Nottingham's Deaf Heritage by Mo Cooper


Nottinghamshire Deaf Society (NDS) is a registered charity, formed in 1890 to support the Deaf Community in Nottinghamshire. It is based at 22 Forest Road West and provides welfare, social and campaigning activities, with classes in lip reading and British Sign Language (BSL). NDS has changed its name many times over the last 130 years and the term ‘society’ has been used as a catch all description. Many of the community elders have BSL as their first language and over the last fifty years have fought for self-determination, in one of the few dedicated Deaf Centres still remaining in England.

Early Deaf History

There is evidence of deaf people using sign language since at least the seventh century; in England the earliest document noting sign language is 1575 within the Registry Records at St. Martin’s Church, Leicester in a marriage document between Thomas Tilsye and Ursula Russel. John Bulwer’s Chironomia or Art of Manuall Rhetorique (1644) demonstrated an established format for the use of finger spelling. By the nineteenth century formal societies founded for or by deaf people are recorded.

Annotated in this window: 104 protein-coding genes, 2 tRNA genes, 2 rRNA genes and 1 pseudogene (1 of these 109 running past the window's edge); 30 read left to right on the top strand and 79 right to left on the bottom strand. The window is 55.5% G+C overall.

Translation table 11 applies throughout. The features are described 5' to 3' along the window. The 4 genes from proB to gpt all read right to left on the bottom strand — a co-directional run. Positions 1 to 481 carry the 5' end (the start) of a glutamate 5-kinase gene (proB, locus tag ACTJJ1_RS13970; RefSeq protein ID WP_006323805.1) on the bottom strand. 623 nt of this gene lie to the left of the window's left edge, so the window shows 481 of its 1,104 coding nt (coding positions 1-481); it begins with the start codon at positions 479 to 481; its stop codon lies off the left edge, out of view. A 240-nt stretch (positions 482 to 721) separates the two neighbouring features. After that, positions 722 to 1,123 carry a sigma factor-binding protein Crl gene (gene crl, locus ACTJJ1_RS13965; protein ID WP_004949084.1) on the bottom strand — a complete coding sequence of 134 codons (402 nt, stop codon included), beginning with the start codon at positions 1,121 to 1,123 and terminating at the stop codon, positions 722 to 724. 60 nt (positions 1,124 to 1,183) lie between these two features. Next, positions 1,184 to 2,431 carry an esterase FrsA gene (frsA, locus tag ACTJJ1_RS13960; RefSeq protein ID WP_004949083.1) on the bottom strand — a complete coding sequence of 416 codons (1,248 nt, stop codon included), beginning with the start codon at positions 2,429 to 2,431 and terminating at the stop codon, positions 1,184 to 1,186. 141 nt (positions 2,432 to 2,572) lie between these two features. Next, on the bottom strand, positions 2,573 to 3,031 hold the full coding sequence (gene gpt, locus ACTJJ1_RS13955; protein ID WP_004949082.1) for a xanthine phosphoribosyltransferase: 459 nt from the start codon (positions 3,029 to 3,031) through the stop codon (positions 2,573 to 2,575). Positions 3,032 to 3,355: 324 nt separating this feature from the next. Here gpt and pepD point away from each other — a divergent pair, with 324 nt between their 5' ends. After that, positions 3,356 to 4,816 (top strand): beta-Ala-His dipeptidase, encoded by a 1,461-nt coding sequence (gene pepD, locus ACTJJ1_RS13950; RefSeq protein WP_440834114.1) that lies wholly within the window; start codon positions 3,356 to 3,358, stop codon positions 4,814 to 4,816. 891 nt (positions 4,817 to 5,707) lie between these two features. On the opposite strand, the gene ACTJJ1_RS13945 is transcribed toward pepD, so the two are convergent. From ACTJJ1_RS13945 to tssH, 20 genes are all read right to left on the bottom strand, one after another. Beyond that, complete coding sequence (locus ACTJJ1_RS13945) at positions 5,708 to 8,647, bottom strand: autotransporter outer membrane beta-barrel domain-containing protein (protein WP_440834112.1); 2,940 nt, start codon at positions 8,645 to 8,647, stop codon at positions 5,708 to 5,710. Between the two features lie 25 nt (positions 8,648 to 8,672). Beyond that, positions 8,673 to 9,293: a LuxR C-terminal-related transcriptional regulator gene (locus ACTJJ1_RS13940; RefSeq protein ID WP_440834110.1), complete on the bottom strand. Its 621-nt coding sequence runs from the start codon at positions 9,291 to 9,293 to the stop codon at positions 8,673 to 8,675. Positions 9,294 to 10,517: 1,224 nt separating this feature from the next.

The UK’s first formal Deaf Society was established in Glasgow 1822 with Nottingham establishing the Institute for the Deaf (NID) in 1868. NID was established by a hearing man, Alderman Cropper (1815-1894) who wanted deaf people to read the bible and participate in church services, as reported in the Nottinghamshire Guardian Nottinghamshire Guardian in 1874.

‘In this locality there was a gentleman who had had the largeness of heart and the sympathy to gather round him, Sunday after Sunday, so many of our fellow creatures to instruct them in the truths of the gospel, to convey to them the plan of salvation, to endeavour to give all their hearts and feelings an impression of love and joy and comfort.’

Nottingham and Nottinghamshire Adult Deaf Society’s Missionary’s Log Book, 1894-1898, credit NDS
Nottingham and Nottinghamshire Adult Deaf Society’s Missionary’s Log Book, 1894-1898 (credit NDS)

Religion was a common motivator at this time, early Society log books record ‘Missioner’ visits to monitor church attendance rather than providing practical support. Image 1

In 1896 the Society appointed a deaf man, Hiram Blount, as superintendent. His duties included ‘conducting religious services in sign-language, acting as an interpreter during lectures, being ready to visit urgent cases of sickness etc. and devote himself exclusively in his spare time to the work of the Society.’ He moved on to the Plymouth Mission for the Deaf in 1899 and another deaf man John William Greaves, took over to conduct Sunday services with the school teacher, Mr Green, as secretary.